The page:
0
We're unable to sign you in at this time. Please try again in a few minutes.
Retry
We were able to sign you in, but your subscription(s) could not be found. Please try again in a few minutes.
Retry
There may be a problem with your account. Please contact the AMA Service Center to resolve this issue.
Contact the AMA Service Center:
Telephone: 1 (800) 262-2350 or 1 (312) 670-7827  *   Email: subscriptions@jamanetwork.com
Error Message ......
ARTICLE |

Prevalence of High Blood Cholesterol Among US Adults:  An Update Based on Guidelines From the Second Report of the National Cholesterol Education Program Adult Treatment Panel

Christopher T. Sempos, PhD; James I. Cleeman, MD; Margaret D. Carroll, MSPH; Clifford L. Johnson, MSPH; Paul S. Bachorik, PhD; David J. Gordon, MD, PhD; Vicki L. Burt, ScM, RN; Ronette R. Briefel, DrPH, RD; Clarice D. Brown, MS; Kenneth Lippel, PhD; Basil M. Rifkind, MD
JAMA. 1993;269(23):3009-3014. doi:10.1001/jama.1993.03500230091035.
Text Size: A A A
Published online

Objective.  —To estimate the current levels and trends in the proportion of US adults with high blood cholesterol based on guidelines from the second report of the National Cholesterol Education Program (NCEP) Adult Treatment Panel (ATP II).

Design.  —Nationally representative cross-sectional surveys.

Setting/Participants.  —Data for 7775 participants 20 years of age and older from phase 1 of the third National Health and Nutrition Examination Survey (NHANES III) (data collected from 1988 through 1991) and for 9797 participants 20 through 74 years of age from NHANES II (data collected from 1976 through 1980) were used.

Results.  —From the data collection period in NHANES II (1976 through 1980) to the period in NHANES III (1988 through 1991), the proportion of adults with high blood cholesterol levels (≥240 mg/dL [6.21 mmol/L]) fell from 26% to 20%, while the proportion with desirable levels (<200 mg/dL [5.17 mmol/L]) rose from 44% to 49%. Currently, using the ATP II guidelines and NHANES III data, 40% of all adults 20 years of age and older would require fasting lipoprotein analysis; and 29% of all adults would be candidates for dietary therapy (as compared with 36%, using NHANES II data). Based on 1990 population data, it is estimated that approximately 52 million Americans 20 years of age and older would be candidates for dietary therapy. Assuming that dietary intervention would reduce low-density lipoprotein (LDL) cholesterol levels by 10%, as many as 7% of all adult Americans (approximately 12.7 million) might be candidates for cholesterol-lowering drugs. This estimate reflects approximately 4 million adults with established coronary heart disease, of whom half are aged 65 years and older, and up to 8.7 million adults without established coronary heart disease, of whom up to 3.1 million are aged 65 years and older.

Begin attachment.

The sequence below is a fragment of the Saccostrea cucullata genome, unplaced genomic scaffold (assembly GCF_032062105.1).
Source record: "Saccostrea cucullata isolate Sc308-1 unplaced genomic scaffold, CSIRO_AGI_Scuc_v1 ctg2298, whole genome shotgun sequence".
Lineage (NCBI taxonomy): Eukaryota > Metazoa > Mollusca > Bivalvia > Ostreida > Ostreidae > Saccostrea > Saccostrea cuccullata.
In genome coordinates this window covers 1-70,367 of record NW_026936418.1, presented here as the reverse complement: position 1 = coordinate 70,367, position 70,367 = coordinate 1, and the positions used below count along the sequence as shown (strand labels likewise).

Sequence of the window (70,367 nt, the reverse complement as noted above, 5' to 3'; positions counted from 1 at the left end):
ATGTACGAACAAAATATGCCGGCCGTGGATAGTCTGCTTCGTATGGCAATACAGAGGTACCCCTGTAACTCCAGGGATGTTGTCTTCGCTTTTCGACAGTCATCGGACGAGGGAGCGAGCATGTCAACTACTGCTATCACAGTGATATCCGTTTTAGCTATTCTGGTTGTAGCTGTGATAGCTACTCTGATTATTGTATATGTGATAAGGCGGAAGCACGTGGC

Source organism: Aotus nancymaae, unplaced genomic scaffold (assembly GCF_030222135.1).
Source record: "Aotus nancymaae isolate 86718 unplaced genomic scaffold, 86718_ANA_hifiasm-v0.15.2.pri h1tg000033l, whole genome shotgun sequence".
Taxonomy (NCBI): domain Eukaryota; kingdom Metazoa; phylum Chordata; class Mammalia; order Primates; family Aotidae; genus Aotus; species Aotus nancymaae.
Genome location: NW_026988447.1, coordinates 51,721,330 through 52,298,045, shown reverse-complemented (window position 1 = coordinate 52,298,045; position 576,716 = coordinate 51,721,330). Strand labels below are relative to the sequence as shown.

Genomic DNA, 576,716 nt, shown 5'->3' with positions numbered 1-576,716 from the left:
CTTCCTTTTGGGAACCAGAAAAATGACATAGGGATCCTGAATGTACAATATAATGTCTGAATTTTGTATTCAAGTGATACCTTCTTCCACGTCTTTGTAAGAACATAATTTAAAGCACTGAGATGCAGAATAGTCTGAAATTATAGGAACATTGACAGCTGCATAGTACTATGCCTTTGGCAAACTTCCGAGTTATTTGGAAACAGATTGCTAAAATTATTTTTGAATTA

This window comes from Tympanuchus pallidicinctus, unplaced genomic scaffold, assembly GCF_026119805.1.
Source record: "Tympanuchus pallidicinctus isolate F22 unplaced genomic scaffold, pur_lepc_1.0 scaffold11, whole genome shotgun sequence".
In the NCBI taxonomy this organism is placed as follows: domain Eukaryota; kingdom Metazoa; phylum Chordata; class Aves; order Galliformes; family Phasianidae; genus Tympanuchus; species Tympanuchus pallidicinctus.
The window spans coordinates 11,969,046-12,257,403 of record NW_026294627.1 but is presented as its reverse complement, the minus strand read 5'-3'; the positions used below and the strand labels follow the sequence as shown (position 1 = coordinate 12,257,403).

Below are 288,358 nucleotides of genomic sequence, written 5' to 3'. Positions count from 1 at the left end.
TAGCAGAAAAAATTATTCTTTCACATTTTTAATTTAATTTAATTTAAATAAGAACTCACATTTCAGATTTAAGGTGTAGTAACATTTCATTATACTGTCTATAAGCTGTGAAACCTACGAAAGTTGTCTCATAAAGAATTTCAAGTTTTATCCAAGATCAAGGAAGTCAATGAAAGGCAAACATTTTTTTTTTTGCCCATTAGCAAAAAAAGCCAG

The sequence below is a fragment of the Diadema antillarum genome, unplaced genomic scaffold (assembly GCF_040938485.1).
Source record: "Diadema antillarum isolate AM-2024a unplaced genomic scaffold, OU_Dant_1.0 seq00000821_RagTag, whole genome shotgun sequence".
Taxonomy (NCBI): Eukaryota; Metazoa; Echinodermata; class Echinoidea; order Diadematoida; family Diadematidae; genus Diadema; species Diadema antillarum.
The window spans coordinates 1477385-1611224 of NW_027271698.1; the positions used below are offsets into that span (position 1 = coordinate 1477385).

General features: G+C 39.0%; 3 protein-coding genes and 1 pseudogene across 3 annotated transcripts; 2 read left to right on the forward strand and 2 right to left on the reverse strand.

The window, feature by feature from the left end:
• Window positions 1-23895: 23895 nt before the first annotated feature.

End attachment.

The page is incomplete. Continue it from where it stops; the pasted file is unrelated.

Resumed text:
Conclusions.  —Substantial progress has been made in reducing the prevalence of high blood cholesterol; yet a large proportion of all adults, approximately 29%, require dietary intervention for high blood cholesterol.(JAMA. 1993;269:3009-3014)

Topics

Sign in

Purchase Options

• Buy this article
• Subscribe to the journal

Figures

Tables

References

CME
Also Meets CME requirements for:
Browse CME for all U.S. States
Accreditation Information
The American Medical Association is accredited by the Accreditation Council for Continuing Medical Education to provide continuing medical education for physicians. The AMA designates this journal-based CME activity for a maximum of 1 AMA PRA Category 1 CreditTM per course. Physicians should claim only the credit commensurate with the extent of their participation in the activity. Physicians who complete the CME course and score at least 80% correct on the quiz are eligible for AMA PRA Category 1 CreditTM.
Note: You must get at least of the answers correct to pass this quiz.
Please click the checkbox indicating that you have read the full article in order to submit your answers.
Your answers have been saved for later.
You have not filled in all the answers to complete this quiz
The following questions were not answered:
Sorry, you have unsuccessfully completed this CME quiz with a score of
The following questions were not answered correctly:
Commitment to Change (optional):
Indicate what change(s) you will implement in your practice, if any, based on this CME course.
Your quiz results:
The filled radio buttons indicate your responses. The preferred responses are highlighted
For CME Course: A Proposed Model for Initial Assessment and Management of Acute Heart Failure Syndromes
Indicate what changes(s) you will implement in your practice, if any, based on this CME course.

Multimedia

Some tools below are only available to our subscribers or users with an online account.

Sign in

Purchase Options

• Buy this article
• Subscribe to the journal

Related Content

Customize your page view by dragging & repositioning the boxes below.

Jobs
brightcove.createExperiences();